5 tips on posing your model during a photo shoot

Get better at directing models for your fashion e-commerce photography

 Model photography: the guide to photographing your brand's clothes 2018 StyleShoots 

Model photography: the guide to photographing your brand's clothes 2018 StyleShoots 


With a growing stream of new products that need to be put online and content to be created for them, on model photography for your online store can be very demanding.

So when on set, knowing how to work with and pose your models means you will get the right shot easier - and then be able to move onto the next style or outfit faster. 

In this photography tutorial, we'll be showing you some tips o directing your models to show off your products better. 

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1. Have reference shots at hand

If you want to achieve a specific look, have some images nearby that you can show to your model. 

A style guide can also act as a reference manual if you already have one. 



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2. Use focal points to direct the model’s stare

If you want your model to look in a certain direction there are lots of tricks you can use.

For example, you can use your hand - or even direct them to focus their attention on objects in the studio.

You can use this technique to direct a model's stare and expression a lot easier than using vocal commands.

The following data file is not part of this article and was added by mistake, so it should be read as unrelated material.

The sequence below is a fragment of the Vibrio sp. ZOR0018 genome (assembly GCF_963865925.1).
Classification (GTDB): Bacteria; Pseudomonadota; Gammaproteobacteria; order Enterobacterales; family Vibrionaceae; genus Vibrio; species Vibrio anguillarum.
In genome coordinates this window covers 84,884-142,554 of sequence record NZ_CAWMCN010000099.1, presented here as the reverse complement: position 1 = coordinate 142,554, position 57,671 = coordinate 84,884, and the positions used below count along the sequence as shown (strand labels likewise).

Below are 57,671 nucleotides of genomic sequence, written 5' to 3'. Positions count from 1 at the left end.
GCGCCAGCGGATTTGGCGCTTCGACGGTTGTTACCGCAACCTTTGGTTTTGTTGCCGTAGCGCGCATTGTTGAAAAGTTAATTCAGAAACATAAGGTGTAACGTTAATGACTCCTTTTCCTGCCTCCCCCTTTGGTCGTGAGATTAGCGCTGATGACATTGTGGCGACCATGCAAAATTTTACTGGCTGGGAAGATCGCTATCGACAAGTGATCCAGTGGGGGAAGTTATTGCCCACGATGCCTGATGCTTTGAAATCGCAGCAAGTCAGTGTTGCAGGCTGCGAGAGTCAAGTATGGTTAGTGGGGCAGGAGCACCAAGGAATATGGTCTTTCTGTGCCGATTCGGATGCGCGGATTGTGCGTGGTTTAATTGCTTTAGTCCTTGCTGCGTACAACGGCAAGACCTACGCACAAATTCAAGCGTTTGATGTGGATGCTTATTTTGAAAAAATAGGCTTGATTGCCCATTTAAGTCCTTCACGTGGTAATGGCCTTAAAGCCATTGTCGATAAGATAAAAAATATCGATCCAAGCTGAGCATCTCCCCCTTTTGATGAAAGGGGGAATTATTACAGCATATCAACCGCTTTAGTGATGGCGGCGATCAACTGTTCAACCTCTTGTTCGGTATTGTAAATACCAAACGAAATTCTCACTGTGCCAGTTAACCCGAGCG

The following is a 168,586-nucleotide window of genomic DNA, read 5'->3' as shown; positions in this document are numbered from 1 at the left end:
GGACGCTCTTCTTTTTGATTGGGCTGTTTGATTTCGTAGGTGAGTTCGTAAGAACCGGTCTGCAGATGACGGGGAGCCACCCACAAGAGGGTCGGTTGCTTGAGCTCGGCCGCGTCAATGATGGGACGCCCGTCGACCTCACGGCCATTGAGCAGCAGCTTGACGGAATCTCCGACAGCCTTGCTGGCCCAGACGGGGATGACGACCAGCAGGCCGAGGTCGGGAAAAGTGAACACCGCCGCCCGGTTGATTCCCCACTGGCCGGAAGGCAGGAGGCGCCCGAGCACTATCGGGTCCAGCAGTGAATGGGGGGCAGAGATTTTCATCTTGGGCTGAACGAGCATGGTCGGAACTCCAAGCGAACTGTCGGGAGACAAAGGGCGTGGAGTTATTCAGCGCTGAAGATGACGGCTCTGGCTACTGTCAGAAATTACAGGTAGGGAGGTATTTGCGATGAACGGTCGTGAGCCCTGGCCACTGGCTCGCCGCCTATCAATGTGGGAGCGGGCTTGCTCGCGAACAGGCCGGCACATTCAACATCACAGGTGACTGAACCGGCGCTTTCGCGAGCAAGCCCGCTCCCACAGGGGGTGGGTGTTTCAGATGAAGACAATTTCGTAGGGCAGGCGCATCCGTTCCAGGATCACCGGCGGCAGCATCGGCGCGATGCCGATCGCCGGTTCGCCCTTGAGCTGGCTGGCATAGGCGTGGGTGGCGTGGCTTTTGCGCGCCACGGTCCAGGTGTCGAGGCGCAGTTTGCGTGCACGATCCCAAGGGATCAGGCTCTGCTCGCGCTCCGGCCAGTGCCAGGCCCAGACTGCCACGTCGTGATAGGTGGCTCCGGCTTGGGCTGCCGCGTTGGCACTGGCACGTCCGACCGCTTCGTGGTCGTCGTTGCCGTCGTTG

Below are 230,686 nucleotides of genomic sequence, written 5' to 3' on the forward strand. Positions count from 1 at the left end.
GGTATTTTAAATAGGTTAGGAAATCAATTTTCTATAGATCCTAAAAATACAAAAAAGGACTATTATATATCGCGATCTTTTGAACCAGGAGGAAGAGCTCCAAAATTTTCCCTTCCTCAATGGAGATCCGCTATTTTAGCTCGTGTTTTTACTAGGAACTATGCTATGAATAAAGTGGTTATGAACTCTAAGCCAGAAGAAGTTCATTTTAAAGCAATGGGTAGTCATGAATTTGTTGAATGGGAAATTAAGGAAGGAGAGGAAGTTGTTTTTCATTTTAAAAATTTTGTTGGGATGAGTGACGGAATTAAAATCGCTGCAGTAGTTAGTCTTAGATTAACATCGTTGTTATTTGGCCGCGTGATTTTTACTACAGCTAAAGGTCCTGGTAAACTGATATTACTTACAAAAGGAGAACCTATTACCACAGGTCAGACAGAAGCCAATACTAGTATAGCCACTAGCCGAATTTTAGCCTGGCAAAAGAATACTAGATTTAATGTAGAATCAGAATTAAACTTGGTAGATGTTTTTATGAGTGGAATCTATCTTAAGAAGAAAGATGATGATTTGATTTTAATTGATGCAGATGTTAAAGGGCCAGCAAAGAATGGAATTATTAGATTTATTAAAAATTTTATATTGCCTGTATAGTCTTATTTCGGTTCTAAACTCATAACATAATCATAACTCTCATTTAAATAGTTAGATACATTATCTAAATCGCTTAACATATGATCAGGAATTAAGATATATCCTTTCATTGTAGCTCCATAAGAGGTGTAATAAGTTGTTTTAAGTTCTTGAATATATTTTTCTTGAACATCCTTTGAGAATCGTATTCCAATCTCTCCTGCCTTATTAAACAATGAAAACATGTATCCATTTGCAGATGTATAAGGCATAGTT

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3. Arm placement is key when showing off handbags and jewellery

When showing outfits combined with accessories like handbags, the way the arms

Make sure to show it in full view and keep an eye on how the hands look.

It also helps to have some shots from a 3/4 angle, back and from the side.  

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4. Hands and feet emphasize movement

A model's pose can be static or dynamic - conveying movement or appearing still.

This is shown mostly through the placement of the hands and feet.

Positioning them outward and one in front of another gives a feeling of walking toward the camera. 

To keep a more static pose, keep the feet at shoulder width and the hands by the side.


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5. Match the pose to the product

Your model’s pose needs to show the product off in the best light. If you’re shooting a top with a detailed print, it makes sense that your model’s hands shouldn’t cover the torso - otherwise shoppers might not be able to get the full picture.

Another example is when showing footwear; positioning each foot at a different angle also allows you to show off more of the shoe.

You can also try crossing the legs at the heel to give an appealing look.


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